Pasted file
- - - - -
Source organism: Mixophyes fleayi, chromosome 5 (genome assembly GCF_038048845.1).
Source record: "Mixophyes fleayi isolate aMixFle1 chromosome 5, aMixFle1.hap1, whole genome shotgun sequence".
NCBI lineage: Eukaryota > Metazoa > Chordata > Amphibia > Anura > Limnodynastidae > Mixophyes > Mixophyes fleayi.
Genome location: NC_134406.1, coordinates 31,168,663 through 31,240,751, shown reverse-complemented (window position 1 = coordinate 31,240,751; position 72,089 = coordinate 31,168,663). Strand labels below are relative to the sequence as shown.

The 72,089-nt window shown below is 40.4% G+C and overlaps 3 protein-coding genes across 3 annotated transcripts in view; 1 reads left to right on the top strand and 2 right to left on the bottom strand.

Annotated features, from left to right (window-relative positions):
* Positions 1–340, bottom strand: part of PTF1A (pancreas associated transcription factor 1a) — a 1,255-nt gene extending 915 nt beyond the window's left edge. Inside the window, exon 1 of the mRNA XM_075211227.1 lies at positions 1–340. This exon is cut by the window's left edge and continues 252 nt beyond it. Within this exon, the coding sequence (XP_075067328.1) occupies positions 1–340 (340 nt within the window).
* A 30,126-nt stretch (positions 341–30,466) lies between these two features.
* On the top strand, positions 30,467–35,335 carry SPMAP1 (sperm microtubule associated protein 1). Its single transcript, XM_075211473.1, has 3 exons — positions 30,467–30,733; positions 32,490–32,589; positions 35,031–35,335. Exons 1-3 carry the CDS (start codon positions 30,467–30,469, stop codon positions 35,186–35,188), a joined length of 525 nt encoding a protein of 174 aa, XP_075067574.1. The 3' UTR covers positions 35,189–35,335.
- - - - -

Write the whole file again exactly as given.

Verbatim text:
Source organism: Mixophyes fleayi, chromosome 5 (genome assembly GCF_038048845.1).
Source record: "Mixophyes fleayi isolate aMixFle1 chromosome 5, aMixFle1.hap1, whole genome shotgun sequence".
NCBI lineage: Eukaryota > Metazoa > Chordata > Amphibia > Anura > Limnodynastidae > Mixophyes > Mixophyes fleayi.
Genome location: NC_134406.1, coordinates 31,168,663 through 31,240,751, shown reverse-complemented (window position 1 = coordinate 31,240,751; position 72,089 = coordinate 31,168,663). Strand labels below are relative to the sequence as shown.

The 72,089-nt window shown below is 40.4% G+C and overlaps 3 protein-coding genes across 3 annotated transcripts in view; 1 reads left to right on the top strand and 2 right to left on the bottom strand.

Annotated features, from left to right (window-relative positions):
* Positions 1–340, bottom strand: part of PTF1A (pancreas associated transcription factor 1a) — a 1,255-nt gene extending 915 nt beyond the window's left edge. Inside the window, exon 1 of the mRNA XM_075211227.1 lies at positions 1–340. This exon is cut by the window's left edge and continues 252 nt beyond it. Within this exon, the coding sequence (XP_075067328.1) occupies positions 1–340 (340 nt within the window).
* A 30,126-nt stretch (positions 341–30,466) lies between these two features.
* On the top strand, positions 30,467–35,335 carry SPMAP1 (sperm microtubule associated protein 1). Its single transcript, XM_075211473.1, has 3 exons — positions 30,467–30,733; positions 32,490–32,589; positions 35,031–35,335. Exons 1-3 carry the CDS (start codon positions 30,467–30,469, stop codon positions 35,186–35,188), a joined length of 525 nt encoding a protein of 174 aa, XP_075067574.1. The 3' UTR covers positions 35,189–35,335.